gibbs and vance on NCIS

It's no secret that recent years have been a turning point in television viewing, with online streaming opening up an entirely new way of life for couch potatoes. But if there's anyone out there that held convictions for the cord-cutting revolution as nothing more than a conspiracy theory, it's hard to argue with a new report that claims more subscribers cancelled their traditional pay TV services in the first quarter of 2017 than in any annual first quarter in the medium's history.

After accumulating subscriber stats from a wide number of different TV services, the research firm MoffetNathanson estimates that around 762,000 cable/satellite subscriptions were cancelled in the first three months of 2017, according to MultiChannel.com. Moreover, when accounting for companies whose numbers couldn't be tallied and households that chose not to get Pay TV subscriptions, co-founder Craig Moffet estimates that around 1 million homes made a specific move to avoid traditional linear TV packages in Q1 2017.

By the company's estimations, Craig Moffet says Pay TV subscribers are dropping off at a rate of decline that hasn't been seen before, and that rate of decline is also accelerating faster than ever before. And while just the past three months have seen around 762,000 subscriptions cancelled, it's reported that there have been over 6.3 million homes that have cut the cord (or avoided starting service) since 2013, when the shift became more meaningfully measurable.

It's not just about the losses, either, even though big numbers like that would seemingly take all the attention. Another major factor to look at is the disappointing rate of growth when it comes to new Pay TV subscriptions. Around 157,000 new households came into being in Q1 2017, and while Moffett says that around 80% of the homes would sign up for TV services, that definitely isn't the case here.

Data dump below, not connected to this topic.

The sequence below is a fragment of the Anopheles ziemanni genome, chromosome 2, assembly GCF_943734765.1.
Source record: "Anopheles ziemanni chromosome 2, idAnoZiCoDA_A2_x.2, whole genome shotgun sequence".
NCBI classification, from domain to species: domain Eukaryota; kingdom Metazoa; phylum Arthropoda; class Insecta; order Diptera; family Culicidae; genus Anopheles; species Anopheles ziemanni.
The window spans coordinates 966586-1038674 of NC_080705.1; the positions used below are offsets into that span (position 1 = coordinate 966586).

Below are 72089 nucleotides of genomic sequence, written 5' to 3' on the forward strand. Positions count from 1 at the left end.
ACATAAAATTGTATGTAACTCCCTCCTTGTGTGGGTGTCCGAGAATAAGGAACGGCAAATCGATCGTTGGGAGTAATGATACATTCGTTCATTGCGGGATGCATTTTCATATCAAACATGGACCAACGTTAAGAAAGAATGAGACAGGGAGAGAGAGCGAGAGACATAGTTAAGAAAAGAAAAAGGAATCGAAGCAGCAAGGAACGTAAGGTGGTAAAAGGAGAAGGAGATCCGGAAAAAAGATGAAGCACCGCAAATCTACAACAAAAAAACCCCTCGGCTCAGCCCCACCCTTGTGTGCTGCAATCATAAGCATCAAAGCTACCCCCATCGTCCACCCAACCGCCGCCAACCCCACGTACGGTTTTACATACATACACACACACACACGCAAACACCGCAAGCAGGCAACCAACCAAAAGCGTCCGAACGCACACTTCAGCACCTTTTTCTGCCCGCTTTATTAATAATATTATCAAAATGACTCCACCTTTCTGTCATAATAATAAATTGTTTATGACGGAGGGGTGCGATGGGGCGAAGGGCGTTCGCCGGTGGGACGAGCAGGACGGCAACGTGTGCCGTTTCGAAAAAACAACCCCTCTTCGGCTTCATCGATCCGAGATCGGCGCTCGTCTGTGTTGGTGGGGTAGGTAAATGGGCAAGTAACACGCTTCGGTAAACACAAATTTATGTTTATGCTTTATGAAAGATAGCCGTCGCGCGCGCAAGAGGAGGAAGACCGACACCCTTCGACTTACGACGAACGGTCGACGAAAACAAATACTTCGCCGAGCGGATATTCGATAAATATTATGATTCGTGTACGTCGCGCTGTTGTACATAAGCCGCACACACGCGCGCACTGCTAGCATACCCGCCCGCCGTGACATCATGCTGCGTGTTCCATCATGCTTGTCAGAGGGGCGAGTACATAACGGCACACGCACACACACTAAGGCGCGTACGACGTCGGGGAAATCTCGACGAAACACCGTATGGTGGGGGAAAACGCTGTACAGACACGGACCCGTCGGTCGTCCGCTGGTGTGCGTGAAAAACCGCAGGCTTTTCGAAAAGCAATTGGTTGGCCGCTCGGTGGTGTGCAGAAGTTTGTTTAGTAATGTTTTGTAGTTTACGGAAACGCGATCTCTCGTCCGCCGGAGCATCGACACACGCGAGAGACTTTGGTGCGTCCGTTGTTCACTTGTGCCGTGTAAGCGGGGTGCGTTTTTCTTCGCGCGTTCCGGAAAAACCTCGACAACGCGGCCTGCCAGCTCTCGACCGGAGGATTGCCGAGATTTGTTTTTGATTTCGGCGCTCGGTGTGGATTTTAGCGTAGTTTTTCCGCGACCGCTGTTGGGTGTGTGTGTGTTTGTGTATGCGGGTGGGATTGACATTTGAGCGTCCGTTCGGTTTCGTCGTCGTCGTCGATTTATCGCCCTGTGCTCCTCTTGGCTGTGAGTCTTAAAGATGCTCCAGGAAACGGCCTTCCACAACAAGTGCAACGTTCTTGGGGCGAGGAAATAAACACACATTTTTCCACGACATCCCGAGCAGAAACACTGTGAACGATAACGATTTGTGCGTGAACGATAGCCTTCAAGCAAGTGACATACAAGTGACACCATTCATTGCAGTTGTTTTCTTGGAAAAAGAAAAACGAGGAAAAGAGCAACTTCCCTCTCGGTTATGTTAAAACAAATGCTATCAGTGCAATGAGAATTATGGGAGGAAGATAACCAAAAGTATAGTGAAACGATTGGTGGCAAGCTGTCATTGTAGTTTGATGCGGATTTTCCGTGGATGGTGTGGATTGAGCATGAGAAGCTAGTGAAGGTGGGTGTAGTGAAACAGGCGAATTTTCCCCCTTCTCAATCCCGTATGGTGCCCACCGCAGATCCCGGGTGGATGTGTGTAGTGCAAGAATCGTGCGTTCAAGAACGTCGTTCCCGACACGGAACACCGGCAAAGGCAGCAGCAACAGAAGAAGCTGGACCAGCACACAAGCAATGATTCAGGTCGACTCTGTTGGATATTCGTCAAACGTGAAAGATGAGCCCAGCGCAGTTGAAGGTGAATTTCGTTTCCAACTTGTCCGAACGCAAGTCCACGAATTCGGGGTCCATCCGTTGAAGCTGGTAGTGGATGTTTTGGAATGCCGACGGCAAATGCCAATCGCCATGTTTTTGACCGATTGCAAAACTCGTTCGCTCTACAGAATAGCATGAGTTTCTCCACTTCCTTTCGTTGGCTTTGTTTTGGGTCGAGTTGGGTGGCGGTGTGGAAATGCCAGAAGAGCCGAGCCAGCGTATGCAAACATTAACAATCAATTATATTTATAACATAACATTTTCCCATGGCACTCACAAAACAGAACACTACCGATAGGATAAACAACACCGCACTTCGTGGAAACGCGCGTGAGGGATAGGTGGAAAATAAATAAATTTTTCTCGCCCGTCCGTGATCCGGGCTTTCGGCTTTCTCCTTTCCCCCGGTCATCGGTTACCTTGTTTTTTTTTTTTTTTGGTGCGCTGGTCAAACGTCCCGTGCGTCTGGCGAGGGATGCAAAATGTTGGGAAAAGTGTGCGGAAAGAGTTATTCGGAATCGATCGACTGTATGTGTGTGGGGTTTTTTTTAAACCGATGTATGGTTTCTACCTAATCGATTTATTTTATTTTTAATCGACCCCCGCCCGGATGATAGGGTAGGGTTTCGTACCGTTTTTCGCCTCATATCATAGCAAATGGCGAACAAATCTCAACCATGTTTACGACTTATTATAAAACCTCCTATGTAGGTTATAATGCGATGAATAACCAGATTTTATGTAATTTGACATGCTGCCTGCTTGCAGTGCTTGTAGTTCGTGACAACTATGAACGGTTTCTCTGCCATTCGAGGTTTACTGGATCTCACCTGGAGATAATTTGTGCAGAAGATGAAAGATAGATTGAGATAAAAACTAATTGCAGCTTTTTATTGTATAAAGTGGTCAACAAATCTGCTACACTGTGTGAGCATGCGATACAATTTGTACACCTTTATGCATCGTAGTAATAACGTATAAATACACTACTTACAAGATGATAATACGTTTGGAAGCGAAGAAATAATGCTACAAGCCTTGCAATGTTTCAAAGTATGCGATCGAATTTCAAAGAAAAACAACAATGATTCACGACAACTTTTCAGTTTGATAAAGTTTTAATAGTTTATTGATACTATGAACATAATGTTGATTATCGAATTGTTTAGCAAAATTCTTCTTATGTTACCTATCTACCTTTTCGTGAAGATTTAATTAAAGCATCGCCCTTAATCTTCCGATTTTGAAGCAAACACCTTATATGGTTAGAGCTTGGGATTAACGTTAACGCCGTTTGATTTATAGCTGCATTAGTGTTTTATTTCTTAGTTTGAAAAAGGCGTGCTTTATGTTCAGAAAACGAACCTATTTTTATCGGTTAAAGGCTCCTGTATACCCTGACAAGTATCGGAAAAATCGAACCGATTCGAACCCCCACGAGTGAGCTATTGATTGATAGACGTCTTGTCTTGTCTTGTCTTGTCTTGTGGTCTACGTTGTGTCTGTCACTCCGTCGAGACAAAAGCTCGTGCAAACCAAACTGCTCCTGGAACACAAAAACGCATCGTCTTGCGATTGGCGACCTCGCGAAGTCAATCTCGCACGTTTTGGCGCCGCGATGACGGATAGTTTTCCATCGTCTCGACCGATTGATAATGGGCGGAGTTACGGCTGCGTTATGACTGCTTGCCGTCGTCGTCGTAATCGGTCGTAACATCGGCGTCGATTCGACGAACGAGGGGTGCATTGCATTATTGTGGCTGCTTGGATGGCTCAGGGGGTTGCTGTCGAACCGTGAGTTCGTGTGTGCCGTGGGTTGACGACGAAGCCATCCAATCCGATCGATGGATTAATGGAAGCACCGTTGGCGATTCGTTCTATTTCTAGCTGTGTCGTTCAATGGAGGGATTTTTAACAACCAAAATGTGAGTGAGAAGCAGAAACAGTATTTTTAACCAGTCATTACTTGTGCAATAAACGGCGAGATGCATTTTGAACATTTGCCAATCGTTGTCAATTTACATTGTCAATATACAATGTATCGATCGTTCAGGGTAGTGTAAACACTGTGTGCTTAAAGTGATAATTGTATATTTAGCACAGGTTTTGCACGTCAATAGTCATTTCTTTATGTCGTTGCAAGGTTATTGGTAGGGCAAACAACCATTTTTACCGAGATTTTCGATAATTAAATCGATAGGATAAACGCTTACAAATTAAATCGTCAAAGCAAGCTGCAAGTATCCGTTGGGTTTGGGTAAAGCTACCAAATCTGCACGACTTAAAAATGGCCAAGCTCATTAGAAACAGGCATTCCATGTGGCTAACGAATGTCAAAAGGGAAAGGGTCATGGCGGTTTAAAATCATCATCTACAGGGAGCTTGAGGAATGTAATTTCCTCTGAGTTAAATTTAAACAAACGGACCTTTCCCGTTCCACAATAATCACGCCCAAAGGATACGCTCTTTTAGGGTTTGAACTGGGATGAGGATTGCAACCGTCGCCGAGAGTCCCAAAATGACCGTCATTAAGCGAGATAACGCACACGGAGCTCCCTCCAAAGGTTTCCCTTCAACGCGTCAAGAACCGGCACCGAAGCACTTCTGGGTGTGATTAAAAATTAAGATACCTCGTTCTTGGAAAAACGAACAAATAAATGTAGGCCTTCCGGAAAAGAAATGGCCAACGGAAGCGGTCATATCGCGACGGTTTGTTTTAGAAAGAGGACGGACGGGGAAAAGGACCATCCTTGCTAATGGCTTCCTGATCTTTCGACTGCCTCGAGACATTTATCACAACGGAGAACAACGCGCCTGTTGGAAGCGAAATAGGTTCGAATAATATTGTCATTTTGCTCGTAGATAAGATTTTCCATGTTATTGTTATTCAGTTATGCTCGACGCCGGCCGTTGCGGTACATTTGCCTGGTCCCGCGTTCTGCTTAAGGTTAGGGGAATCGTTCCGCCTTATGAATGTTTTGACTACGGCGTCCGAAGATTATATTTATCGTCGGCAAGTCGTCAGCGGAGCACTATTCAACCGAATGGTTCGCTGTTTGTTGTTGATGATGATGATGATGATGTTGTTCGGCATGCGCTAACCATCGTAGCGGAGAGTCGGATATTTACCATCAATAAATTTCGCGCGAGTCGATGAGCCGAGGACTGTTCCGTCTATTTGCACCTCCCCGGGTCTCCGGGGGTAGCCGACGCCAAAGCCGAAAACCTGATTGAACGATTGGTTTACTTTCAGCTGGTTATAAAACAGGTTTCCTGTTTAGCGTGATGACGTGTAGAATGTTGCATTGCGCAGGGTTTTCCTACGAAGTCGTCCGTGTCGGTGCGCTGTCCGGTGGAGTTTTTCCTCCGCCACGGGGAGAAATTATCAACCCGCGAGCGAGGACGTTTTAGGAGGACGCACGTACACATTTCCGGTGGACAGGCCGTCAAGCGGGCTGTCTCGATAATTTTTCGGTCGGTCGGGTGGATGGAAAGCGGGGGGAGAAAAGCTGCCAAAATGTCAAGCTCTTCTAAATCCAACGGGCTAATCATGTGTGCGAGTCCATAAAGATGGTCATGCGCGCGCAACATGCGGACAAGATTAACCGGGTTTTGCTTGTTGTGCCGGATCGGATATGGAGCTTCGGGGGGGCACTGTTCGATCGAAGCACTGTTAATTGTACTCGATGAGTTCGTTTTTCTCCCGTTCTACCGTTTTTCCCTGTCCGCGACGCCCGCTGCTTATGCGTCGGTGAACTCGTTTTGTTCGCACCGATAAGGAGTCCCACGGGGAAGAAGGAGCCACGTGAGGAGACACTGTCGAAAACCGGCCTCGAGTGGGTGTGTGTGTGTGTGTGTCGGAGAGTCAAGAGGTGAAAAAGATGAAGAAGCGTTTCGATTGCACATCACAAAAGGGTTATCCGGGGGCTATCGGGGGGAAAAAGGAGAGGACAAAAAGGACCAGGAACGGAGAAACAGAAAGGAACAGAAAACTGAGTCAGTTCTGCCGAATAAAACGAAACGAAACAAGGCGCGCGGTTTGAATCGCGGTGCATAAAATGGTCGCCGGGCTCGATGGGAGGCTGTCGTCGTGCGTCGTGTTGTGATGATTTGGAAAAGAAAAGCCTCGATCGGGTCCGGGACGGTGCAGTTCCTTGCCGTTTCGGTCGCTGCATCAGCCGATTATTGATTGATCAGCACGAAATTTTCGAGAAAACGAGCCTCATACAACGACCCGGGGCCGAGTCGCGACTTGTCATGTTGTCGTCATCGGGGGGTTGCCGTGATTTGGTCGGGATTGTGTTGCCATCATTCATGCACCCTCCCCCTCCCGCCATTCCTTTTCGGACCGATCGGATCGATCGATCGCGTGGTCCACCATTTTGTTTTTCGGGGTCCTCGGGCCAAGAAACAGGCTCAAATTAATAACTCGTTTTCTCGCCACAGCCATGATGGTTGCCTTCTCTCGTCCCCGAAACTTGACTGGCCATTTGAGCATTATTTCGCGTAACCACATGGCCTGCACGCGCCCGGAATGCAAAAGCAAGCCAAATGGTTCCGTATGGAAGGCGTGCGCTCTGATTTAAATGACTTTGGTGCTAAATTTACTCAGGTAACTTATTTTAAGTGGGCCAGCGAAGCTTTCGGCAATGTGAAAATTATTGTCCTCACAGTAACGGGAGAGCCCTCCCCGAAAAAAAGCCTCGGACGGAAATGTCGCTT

While not wearing a sandwich board and hollering about the End of Days from a street corner, Craig Moffett is certainly not hopeful for the future, saying that this is "almost certainly just the beginning" of Pay TV's downward spiral. He cites the mass amount of viewing options as one reason for the exodus, and with Netflix subscriptions at a never-ending ascent (combined with rises for Hulu, Amazon, DirecTV Now, Apple TV and plenty of other streaming services), that exodus will only keep going barring some form of miraculous last-minute save from traditional Pay TV.

The decline in linear TV ratings for live primetime has definitely been affected by the losses in customers across the board. But the upshot here is that more people are getting used to watching TV shows beyond just on the nights they air, and networks are slowly starting to adapt to that mindset, which will only help everyone as time goes by. Sure, it'll be harder for CBS to see how many people are really watching NCIS across a dozen different platforms and timeframes, but we're betting execs are willing to do anything for advertising money.

Even though people may be pulling back on the Pay TV subscriptions, that doesn't mean anyone is pulling back on creating content, and you can check out everything coming to the small screen soon with our summer TV premiere schedule.

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